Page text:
"I arranged to meet the FAA inspectors at January 24, 1992. In talking with the inspector, there seemed to be an air of reluctance. Apparently they had seen a piece of s--t a couple of days prior and made no bones about it. At 9:00 AM on that day, it appeared two FAA inspectors fell in love with a Falco! The inspectors did not bring the paperwork with them to give me an airworthiness certificate. They looked over the Falco, expressed satisfaction, and said, 'We didn't plan on giving an airworthiness certificate until the first week of February.' They told me there is a lot of typing and paperwork, and asked if I could be at the San Jose FSDO by 2:30 that afternoon. I received the certificate at that time!"

"On the following day, Saturday, Stan Weiss made his final inspection and found a couple minor things. I want to stress the importance of having others inspect your work and airplane. Did anyone ever wonder where they left that hammer, only to find it in their hand?"

"After these final inspections, taxi tests were performed. Checking the aileron, elevator and rudder authority proved no instability problems. On the second-to-final run prior to flight, a brake line broke at an over-torqued fitting. After the repairs were completed, one more taxi run was made. No problems were found, so the next run was the first flight."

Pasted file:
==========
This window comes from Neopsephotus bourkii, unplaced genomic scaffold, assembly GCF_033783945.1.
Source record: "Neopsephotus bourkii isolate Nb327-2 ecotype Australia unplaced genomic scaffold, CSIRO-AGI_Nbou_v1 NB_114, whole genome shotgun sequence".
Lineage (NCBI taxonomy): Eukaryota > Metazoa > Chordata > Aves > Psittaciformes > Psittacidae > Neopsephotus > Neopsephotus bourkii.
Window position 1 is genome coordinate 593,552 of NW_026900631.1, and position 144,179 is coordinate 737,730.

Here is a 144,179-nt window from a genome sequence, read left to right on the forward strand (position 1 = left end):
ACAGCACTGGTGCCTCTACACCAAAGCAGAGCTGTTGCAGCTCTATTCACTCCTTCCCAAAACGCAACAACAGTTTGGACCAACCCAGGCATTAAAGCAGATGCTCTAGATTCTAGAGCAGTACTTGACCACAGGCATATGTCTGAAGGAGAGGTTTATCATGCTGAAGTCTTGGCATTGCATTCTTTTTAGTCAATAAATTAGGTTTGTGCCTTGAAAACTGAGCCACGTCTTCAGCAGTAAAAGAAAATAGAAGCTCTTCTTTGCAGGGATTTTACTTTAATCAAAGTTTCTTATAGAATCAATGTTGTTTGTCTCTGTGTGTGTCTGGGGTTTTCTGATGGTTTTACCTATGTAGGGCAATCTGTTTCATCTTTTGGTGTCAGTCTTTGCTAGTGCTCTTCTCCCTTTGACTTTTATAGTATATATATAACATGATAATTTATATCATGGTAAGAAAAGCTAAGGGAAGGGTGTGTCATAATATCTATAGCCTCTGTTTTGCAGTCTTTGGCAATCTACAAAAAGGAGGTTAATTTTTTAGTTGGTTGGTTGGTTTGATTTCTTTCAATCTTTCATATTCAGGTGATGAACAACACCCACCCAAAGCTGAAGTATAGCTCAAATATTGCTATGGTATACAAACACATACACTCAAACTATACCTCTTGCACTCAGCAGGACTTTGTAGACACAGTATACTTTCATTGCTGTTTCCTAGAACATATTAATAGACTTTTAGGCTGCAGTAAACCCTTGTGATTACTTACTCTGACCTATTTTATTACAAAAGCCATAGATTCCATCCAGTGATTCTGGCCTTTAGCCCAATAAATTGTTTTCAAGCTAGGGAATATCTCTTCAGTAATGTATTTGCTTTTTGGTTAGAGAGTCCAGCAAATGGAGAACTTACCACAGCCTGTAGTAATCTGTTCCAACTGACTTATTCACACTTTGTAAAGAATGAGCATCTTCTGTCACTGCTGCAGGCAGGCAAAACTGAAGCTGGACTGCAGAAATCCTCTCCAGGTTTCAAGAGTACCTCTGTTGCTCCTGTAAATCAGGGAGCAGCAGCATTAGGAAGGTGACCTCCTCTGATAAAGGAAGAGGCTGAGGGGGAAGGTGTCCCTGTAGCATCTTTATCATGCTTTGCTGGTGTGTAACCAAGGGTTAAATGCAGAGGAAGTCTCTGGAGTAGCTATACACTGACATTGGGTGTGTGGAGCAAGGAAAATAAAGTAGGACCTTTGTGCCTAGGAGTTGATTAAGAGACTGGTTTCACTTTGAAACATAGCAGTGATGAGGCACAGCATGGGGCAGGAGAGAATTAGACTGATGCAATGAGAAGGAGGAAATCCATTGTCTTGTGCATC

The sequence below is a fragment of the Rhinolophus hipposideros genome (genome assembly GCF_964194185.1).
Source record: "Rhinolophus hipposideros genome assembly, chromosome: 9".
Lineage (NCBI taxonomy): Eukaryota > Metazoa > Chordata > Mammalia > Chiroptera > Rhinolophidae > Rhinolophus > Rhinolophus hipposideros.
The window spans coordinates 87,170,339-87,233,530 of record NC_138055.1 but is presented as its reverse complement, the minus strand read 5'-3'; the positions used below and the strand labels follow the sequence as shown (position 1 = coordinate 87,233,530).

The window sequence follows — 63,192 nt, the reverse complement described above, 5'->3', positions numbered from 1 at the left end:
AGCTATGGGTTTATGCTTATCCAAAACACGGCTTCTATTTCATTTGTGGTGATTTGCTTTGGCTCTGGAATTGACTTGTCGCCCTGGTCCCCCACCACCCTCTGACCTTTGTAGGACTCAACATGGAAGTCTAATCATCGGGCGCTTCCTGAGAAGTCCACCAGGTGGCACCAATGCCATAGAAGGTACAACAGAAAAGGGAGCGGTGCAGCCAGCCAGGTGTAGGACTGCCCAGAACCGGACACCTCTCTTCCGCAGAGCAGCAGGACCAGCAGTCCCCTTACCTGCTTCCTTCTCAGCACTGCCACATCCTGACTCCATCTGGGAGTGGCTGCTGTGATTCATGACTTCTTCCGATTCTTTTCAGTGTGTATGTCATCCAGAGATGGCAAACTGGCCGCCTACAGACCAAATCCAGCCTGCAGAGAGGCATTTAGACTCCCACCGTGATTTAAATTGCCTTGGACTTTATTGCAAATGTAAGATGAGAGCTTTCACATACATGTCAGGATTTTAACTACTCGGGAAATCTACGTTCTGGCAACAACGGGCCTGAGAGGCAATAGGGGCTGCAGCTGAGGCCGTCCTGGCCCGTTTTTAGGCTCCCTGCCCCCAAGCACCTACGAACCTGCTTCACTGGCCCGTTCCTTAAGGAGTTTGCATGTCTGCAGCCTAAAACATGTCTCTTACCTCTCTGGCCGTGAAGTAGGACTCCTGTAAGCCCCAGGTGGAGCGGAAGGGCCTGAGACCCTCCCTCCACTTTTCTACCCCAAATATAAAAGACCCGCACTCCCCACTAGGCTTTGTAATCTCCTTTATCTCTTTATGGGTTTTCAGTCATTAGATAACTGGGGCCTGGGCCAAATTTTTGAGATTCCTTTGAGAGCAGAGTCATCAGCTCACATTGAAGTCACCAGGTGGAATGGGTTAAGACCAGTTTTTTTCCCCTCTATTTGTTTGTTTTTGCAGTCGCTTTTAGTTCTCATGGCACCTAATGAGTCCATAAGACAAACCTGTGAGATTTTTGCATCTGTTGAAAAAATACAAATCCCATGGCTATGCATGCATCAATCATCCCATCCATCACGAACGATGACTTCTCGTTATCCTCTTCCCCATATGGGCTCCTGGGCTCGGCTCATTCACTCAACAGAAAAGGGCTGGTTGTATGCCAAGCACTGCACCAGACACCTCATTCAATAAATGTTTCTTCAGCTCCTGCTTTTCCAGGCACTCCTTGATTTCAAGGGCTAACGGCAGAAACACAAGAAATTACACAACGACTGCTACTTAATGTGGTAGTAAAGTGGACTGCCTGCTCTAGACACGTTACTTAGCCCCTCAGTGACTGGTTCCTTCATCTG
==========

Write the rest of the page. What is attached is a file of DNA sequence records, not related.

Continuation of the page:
"The Falco was on rails, however the indicated airspeed on takeoff was 200 knots, and I stabilized the climb at 150 knots indicated. The airspeed indicator was not cooperating! I had another plane flying chase, and we determined that 150 knots indicated on the Falco was 120 mph."


Ann and Larry Black

I spent an hour aloft and did approach to stalls and shallow turns to get a feel for the Falco. Our Falco flew as close to hands-off as one could expect. Hands off, a very slow right roll began about one degree every two seconds. I picked up the right wing with light rudder pressure, and on taking my feet off the pedals as soon as the wing started to lift, the wing continued lifting through level to left at approximately one degree every two seconds."

"The Falco has a good feel, and I felt quite comfortable with approach and landing. If landing was eventful, it was from the applause and cheers from all who watched. The rest of the day, I spent coming down off a very special high."

"The next day we troubleshot the airspeed indicator problem. The problem turned out to be that I copied the installation drawing exactly, but the pitot and static on my airspeed are reversed to the drawing. Hooking up reversed at the airspeed indicator caused everything to work properly except that the airspeed read backwards."